The Trump Administration’s 2018 federal budget proposal doubles down on attempts to weaken our nation’s ocean and coastal arm, the National Oceanic and Atmospheric Administration (NOAA), with a dramatic cut of 16 percent from the enacted 2017 omnibus budget. Several NOAA divisions are recommended for slashing and important coastal and ocean management, research, and education programs would be eliminated entirely if Congress went along with this proposal.
Today’s budget proposes deep cuts to NOAA’s:
- Satellite program which tracks hurricanes, tornadoes, and severe storms, and supports aviation and ocean navigation decisions, keeping airline passengers, fishermen, shippers and boaters safe.
- Office of Oceanic and Atmospheric Research that provides America with better forecasts and earlier warnings for natural disasters.
- National Ocean Service, which helps ensure safe maritime navigation; assists communities struggling with the real and immediate impacts of climate change, like sea level rise and coastal flooding; and conserves marine wildlife and habitats for all of us to enjoy.
The budget would completely eliminate NOAA programs that are critical to the 124 million people who call our oceans and Great Lakes coasts home, including:
- The Coastal Zone Management Grants Program, which funds 34 states and territories to protect coastal water quality, ensure coastal habitats are able to buffer homes and businesses from storms, sustain healthy fish and wildlife populations, and keep beaches open for tourists and residents to enjoy. State coastal zone managers ensure proposed offshore industrial activities, like energy development proposals, are consistent with the state’s federally approved coastal policies.
- Regional Coastal Resilience Grants, which fund states and local governments to address regional challenges that, by nature, cross state lines, like ocean acidification and marine debris.
- The National Estuarine Research Reserve System, designed to protect and study some of the most biologically-productive places on the planet from the Hudson River to San Francisco Bay.
- The Sea Grant Program, which funds coastal researchers at hundreds of universities nationwide to work with local businesses and stakeholders to develop solutions for on-the-ground challenges, like reducing the Great Lakes’ nutrient pollution and improving methods for Gulf of Mexico oyster aquaculture.
- Arctic research focused on sea ice modeling and predictions, and modeling of ecosystem and fisheries vulnerabilities to changing ocean conditions.
- John H. Prescott Marine Mammal Rescue Assistance Grants, which fund rescue and rehabilitation of endangered whales and other marine life that can get caught in fishing gear and strand on beaches. The budget also eliminates the Marine Mammal Commission, an independent agency that for more than 40 years has helped lead marine mammal conservation off our coasts.
White House Budget Director Mick Mulvaney stated, “People don’t mind paying their taxes as long as they know their money is not being wasted.” Similarly, the White House budget notes: “The Budget proposes to eliminate funding for several lower priority … grant and education programs.”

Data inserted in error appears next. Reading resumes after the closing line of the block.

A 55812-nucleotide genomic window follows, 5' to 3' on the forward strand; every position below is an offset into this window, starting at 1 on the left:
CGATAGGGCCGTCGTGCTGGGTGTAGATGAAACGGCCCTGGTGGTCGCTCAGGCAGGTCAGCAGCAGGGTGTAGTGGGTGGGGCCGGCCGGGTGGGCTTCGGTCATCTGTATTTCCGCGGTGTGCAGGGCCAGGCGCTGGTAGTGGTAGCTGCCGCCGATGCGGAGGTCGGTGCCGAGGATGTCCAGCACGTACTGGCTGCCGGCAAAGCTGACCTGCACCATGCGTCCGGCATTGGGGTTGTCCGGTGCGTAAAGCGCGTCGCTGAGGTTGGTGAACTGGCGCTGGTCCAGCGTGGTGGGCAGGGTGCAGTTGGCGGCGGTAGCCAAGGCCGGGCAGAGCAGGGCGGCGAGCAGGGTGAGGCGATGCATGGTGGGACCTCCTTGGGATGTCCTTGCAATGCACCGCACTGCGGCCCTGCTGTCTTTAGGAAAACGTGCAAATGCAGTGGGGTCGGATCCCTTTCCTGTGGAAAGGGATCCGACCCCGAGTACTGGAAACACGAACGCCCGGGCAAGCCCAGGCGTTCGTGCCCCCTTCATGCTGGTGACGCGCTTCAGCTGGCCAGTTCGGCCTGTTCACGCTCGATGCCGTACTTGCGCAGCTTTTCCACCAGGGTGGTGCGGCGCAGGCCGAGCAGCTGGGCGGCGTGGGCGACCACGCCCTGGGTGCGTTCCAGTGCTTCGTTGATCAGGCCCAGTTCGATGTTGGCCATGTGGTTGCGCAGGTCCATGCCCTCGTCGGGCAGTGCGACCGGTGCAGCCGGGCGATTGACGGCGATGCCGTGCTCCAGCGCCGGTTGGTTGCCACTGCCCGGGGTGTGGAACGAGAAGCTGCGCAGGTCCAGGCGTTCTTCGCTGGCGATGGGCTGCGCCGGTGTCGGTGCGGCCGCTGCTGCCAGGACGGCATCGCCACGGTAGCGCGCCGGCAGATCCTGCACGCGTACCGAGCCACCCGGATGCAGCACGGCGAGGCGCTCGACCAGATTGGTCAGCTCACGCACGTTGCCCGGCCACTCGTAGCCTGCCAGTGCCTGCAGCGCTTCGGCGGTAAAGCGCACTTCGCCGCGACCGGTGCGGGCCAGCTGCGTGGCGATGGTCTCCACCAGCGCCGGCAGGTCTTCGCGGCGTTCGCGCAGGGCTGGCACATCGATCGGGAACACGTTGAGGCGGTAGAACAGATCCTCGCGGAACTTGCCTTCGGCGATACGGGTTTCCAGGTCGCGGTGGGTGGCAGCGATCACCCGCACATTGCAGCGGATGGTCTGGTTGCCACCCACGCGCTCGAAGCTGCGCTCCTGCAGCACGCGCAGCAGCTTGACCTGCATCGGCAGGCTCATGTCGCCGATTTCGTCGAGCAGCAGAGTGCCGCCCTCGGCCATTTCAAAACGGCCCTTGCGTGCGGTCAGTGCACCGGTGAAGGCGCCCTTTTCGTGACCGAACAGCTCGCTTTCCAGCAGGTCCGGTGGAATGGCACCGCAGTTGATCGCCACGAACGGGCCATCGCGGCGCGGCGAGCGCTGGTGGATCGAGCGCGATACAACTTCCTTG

But healthy oceans and coasts aren’t lower priority or wasteful spending for all who live, work, and visit America’s oceans and Great Lakes. NOAA programs are the front line for families struggling with the real and immediate impacts of climate change, like sea level rise and coastal flooding. And cutbacks to NOAA’s satellite data division will shortchange scientists developing climate forecasts that help all of us understand how what we’re seeing today compares to climate trends in the past.
It’s hard to say how exactly states will be able to plug the holes if these massive cuts come to fruition. For example, the Department of Commerce’s budget summary states that “NOAA will continue to support states’ participation in the National [Coastal Zone Management] program by reviewing and supporting implementation of states’ management plans, supporting Federal consistency reviews, and providing technical assistance services,” but the fact is that without Coastal Zone Management Program Grants, Virginia could lose their coastal zone managers altogether and New York might see a reduction of up to half of their coastal staff. California’s Coastal Commission receives 10 percent of its budget through coastal zone management grants to the state—staff would be laid off and additional cuts would likely be needed to fill the funding gap.
Our oceans and Great Lakes contribute hundreds of billions of dollars in goods and services to the country’s gross domestic product and employ millions of people. And use of these resources is growing rapidly—from both traditional uses like shipping, fishing, and recreation, and new industries like aquaculture and offshore renewable energy. With fewer coastal zone managers to review offshore development proposals, we could see delays in permitting and possibly less than optimal oversight of our public coastal and ocean resources.
Too many people rely on healthy oceans and coasts for Congress to turn its back on funding these programs. NRDC expects Congressional leaders to reject these unnecessary and counterproductive cuts.